This leads me to my first question…What exactly is the rule?
In its most simplest terms it is a tax plan proposed by President Barack Obama to reduce income inequality between the top 1% of Americans and the remaining 99% of Americans. Ok, great right…not so fast. Let’s first breakdown the arguments of pros and cons.
According to The Tax Foundation if this rule was enacted it would create a minimum tax of 30 percent to individuals making more than a million dollars a year (yes, we weep…the 99% do not understand the plague that would arise…meaning some may not have enough money left to put gas in their private planes, I mean uhhh, that means flying commercial!).
On the other hand it could put a final nail the the coffin of the failed “Trickle Down Economics” theory…ies (in whatever version(s) they are presently being offered).
The question now becomes how does the blocking of this rule by Senate Republicans effect the GOP during this increasingly rocky voting season?
In-other-words how effective is a campaign that basically states how Republicans would rather end Medicare as we know it and slash education funding rather than ask the richest 1% to contribute even one cent more?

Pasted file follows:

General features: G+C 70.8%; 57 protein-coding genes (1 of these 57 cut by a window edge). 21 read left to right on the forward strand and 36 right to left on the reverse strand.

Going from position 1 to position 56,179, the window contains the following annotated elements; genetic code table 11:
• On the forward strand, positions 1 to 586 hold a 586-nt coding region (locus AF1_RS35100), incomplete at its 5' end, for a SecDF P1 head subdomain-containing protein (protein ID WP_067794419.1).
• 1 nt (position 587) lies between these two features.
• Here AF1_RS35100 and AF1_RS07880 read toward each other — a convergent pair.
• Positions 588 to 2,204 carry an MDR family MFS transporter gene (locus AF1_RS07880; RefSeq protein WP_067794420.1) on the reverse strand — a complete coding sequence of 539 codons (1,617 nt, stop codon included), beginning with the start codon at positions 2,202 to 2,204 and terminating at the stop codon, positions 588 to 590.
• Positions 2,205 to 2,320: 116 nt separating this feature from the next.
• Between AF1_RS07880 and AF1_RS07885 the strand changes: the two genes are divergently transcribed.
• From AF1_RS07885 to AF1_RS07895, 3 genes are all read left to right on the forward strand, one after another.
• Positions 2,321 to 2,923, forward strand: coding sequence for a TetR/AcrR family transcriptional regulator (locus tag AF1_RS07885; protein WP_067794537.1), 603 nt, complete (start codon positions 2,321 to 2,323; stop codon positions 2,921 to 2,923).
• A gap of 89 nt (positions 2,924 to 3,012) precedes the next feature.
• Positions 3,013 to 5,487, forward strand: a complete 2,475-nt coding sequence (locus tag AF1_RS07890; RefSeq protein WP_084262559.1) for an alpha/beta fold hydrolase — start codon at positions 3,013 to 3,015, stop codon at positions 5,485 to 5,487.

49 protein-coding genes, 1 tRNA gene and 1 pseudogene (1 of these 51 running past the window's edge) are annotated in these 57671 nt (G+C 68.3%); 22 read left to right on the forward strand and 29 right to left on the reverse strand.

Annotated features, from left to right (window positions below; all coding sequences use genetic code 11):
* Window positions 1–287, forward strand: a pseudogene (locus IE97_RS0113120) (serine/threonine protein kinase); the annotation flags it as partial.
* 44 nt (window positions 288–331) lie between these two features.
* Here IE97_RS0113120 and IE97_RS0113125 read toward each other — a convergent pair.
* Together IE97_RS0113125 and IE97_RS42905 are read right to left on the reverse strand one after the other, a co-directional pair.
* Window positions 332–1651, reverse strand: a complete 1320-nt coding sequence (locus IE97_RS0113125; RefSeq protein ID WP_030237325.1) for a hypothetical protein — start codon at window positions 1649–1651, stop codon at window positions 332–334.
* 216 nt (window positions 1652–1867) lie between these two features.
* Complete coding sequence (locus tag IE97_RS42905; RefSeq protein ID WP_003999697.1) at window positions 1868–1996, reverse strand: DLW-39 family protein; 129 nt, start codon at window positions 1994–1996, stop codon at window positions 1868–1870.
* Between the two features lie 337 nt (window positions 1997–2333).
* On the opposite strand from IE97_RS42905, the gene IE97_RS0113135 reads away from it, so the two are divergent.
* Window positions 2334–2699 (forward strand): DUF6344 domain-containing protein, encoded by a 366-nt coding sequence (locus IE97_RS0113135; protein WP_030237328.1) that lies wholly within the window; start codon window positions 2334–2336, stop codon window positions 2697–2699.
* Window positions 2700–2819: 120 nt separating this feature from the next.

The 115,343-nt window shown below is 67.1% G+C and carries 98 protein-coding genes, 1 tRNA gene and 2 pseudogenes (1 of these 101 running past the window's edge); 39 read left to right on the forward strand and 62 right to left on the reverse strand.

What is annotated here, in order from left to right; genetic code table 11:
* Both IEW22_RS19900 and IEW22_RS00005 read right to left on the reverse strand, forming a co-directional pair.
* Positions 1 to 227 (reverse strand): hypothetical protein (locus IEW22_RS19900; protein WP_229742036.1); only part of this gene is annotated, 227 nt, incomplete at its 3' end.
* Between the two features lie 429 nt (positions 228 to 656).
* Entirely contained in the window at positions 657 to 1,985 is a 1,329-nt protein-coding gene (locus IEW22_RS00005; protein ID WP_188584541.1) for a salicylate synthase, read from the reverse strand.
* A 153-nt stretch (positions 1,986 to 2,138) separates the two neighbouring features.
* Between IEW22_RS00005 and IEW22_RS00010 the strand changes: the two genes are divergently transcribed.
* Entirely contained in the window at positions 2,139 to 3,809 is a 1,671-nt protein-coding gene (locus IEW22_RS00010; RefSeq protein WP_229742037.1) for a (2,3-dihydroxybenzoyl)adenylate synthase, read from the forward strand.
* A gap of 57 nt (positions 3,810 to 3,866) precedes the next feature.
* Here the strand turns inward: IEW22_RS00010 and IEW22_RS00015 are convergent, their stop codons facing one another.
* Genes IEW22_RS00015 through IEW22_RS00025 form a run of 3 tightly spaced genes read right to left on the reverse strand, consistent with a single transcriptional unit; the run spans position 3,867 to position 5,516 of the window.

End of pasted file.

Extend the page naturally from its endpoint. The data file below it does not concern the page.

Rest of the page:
In the end, people like Warren Buffett, Pierce Morgan, and even Barack Obama himself all believe in the Buffett rule even if it does tax them as well.
By refusing to support what could be considered a breakdown of the trickle down economic system may give instant satiation to the GOP party. However, one could argue as you could with many of the GOP choices this year is how this may not translate into a winning strategy.
Perhaps, in the long run brushing this ideology off as a “gimmick” or “not fair” may further perpetuate the theme of insensitivity that falls so harshly on Mitt Romney.
Finally, if the Republican party does not learn how to pick and chose their battles themselves then the Obama Administration will gladly help them with that…over the course of Obama’s second term (which according to the polls seems to have already started).